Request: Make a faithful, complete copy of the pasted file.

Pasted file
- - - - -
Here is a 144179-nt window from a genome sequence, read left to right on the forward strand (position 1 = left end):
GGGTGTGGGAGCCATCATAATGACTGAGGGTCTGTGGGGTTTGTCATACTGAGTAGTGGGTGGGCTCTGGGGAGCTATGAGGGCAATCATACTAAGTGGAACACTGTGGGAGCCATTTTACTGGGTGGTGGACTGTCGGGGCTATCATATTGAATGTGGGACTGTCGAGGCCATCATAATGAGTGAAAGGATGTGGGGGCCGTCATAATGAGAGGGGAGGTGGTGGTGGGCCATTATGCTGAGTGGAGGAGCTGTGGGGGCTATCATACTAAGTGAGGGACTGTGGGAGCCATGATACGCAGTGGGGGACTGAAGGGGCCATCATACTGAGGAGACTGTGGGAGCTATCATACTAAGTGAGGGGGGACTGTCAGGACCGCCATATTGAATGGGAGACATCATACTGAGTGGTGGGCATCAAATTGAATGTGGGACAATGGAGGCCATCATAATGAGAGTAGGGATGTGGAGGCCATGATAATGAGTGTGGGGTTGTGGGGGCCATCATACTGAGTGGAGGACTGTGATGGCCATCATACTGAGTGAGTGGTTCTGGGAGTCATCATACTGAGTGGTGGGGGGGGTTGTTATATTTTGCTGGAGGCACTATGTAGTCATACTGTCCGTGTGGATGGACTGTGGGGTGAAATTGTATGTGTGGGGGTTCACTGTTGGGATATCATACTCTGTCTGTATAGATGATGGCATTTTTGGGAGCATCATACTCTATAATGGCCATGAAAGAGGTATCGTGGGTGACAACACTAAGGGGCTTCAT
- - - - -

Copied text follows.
Here is a 144179-nt window from a genome sequence, read left to right on the forward strand (position 1 = left end):
GGGTGTGGGAGCCATCATAATGACTGAGGGTCTGTGGGGTTTGTCATACTGAGTAGTGGGTGGGCTCTGGGGAGCTATGAGGGCAATCATACTAAGTGGAACACTGTGGGAGCCATTTTACTGGGTGGTGGACTGTCGGGGCTATCATATTGAATGTGGGACTGTCGAGGCCATCATAATGAGTGAAAGGATGTGGGGGCCGTCATAATGAGAGGGGAGGTGGTGGTGGGCCATTATGCTGAGTGGAGGAGCTGTGGGGGCTATCATACTAAGTGAGGGACTGTGGGAGCCATGATACGCAGTGGGGGACTGAAGGGGCCATCATACTGAGGAGACTGTGGGAGCTATCATACTAAGTGAGGGGGGACTGTCAGGACCGCCATATTGAATGGGAGACATCATACTGAGTGGTGGGCATCAAATTGAATGTGGGACAATGGAGGCCATCATAATGAGAGTAGGGATGTGGAGGCCATGATAATGAGTGTGGGGTTGTGGGGGCCATCATACTGAGTGGAGGACTGTGATGGCCATCATACTGAGTGAGTGGTTCTGGGAGTCATCATACTGAGTGGTGGGGGGGGTTGTTATATTTTGCTGGAGGCACTATGTAGTCATACTGTCCGTGTGGATGGACTGTGGGGTGAAATTGTATGTGTGGGGGTTCACTGTTGGGATATCATACTCTGTCTGTATAGATGATGGCATTTTTGGGAGCATCATACTCTATAATGGCCATGAAAGAGGTATCGTGGGTGACAACACTAAGGGGCTTCAT